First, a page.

what thought I was last thinking 
left unfinished, open-ended 
dangling 
over the edge of 
nothing

I can’t remember what it feels like to be 
fully awake and alive 
knowing there is a path to follow 
scattered with experiences and emotions

There are a great many things I can’t recall 
or just don’t care to acknowledge at all


The spark’s gone out and I can’t see a thing
My life’s gone dim and I don’t know when I’ll live again

But life’s a funny thing for it just keeps going 
even when the going’s rough 
because at the core of it there is 

something

(A little seed of defiance?)


There must be a reason for this fog 
for the dimming of mind 
for the enclosure of self into 
a small space 
all fuzzy round the edges


I don’t understand 
but I let things be

Wednesday, 10 April 2019

Meinrad Craighead 1936–2019


Today I learned of the death of the artist-mystic Meinrad Craighead at the age of 83.

Born Charlene Marie Craighead in 1936 in Arkansas, she lived a remarkable life, teaching art in Albuquerque, then Italy and Spain, before spending fourteen years as a Benedictine nun in Stanbrook Abbey in England. It was there that she took the name Meinrad, after her mother’s great uncle, who had been a monk in Switzerland. (He is said to cure people.) In 1983 she returned to the US, settling near the Rio Grande in Albuquerque. 

The Moons of the Vernal Equinox (from The Litany of the Great River, 1991) 
It is only in the past year or so that I have discovered Meinrad’s art, and watched the short videos made by Amy Kellum, Praying with Images and God Got Bigger, which I know I will continue to return to whenever I am feeling particularly uninspired. They do not fail to invigorate me, to show me what is possible, to make me want to keep seeking, keep trying, to be receptive and ready, and to create from that vast space of openness.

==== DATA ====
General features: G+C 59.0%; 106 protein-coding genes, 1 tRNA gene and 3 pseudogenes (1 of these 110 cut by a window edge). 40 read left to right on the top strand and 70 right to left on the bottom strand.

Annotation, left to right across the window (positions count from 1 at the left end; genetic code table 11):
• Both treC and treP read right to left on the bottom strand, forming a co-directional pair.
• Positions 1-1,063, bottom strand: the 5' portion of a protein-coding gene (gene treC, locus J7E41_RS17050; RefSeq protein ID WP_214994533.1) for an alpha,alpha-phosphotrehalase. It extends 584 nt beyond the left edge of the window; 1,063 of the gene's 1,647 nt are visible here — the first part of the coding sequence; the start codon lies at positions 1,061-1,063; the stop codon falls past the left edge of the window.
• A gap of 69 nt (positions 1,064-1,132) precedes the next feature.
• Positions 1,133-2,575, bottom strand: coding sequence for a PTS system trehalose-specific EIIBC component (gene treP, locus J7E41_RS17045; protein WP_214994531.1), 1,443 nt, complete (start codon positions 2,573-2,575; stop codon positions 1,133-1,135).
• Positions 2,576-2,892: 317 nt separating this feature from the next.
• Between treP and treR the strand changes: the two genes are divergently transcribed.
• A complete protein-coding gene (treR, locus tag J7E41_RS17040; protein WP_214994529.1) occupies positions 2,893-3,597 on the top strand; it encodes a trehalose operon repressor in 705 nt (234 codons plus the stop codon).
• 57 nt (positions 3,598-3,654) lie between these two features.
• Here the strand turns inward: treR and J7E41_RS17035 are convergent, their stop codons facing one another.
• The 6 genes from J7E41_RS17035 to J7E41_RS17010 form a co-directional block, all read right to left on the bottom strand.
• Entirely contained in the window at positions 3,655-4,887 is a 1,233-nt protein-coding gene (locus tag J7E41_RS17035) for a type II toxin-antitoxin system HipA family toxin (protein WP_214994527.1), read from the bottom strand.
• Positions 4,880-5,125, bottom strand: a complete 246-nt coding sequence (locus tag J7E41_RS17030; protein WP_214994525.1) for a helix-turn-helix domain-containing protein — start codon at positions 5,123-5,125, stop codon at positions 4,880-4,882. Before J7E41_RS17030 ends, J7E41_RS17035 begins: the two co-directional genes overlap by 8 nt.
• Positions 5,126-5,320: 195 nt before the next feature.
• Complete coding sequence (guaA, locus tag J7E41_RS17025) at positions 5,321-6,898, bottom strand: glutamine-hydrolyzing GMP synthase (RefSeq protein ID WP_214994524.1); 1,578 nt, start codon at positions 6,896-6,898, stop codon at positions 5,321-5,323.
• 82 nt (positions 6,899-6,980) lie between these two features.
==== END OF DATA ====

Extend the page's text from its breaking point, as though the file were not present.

Though she seemed a small, unassuming woman, she was intimately connected with the wild, with the spirits of animals and the land around her, and the often overwhelming nature of God the Mother, who is certainly not just sweetness and light. Her work is beautiful, strange, and sometimes confronting in it’s depiction of birth and death, dream and transformation. It links spirit, woman and nature into a seamless weave of divine immanence.

Crow Mother Over the Rio Grande (from The Litany of the Great River, 1991)
What I also love about Meinrad was that her studio was a shrine, and her art practice was ritual. Her approach to her work, as a sacred calling, as a communication with the many spirits she was in contact with, is an inspiration. 

She wrote:

My personal vision of God the Mother, incarnated in my mother and her mother, gave me, from childhood, the clearest certainty of woman as the truer image of Divine Spirit. Because she was a force living within me, she was more real, more powerful than the remote Fathergod I was educated to have faith in. I believed in her because I experienced her.


I draw and pain from my own myth of personal origin. Each painting I make begins from some deep source where my mother and and grandmother, and all my fore-mothers, still live; it is as if the line moving from pen or brush coils back to the original Matrix. Sometimes I feel like a cauldron of ripening images where memories turn into faces and emerge from my vessel. So my creative life is itself an image of God the Mother and her unbroken story of emergence in our lives. (From the introduction to Meinrad Craighead, The Mother’s Songs: Images of God the Mother, Paulist Press: Mahwah, New Jersey, 1986)

I feel so lucky that I have two of her books (which are mostly out of print and difficult to find). I will treasure them and remember Meinrad every time I return to their pages for inspiration and guidance.

Farewell, Meinrad. Journey well on the next stage of your being. 

Throne (from The Mother's Songs: Images of God the Mother, 1986)

Friday, 5 April 2019

Wise Words: The Sacred Image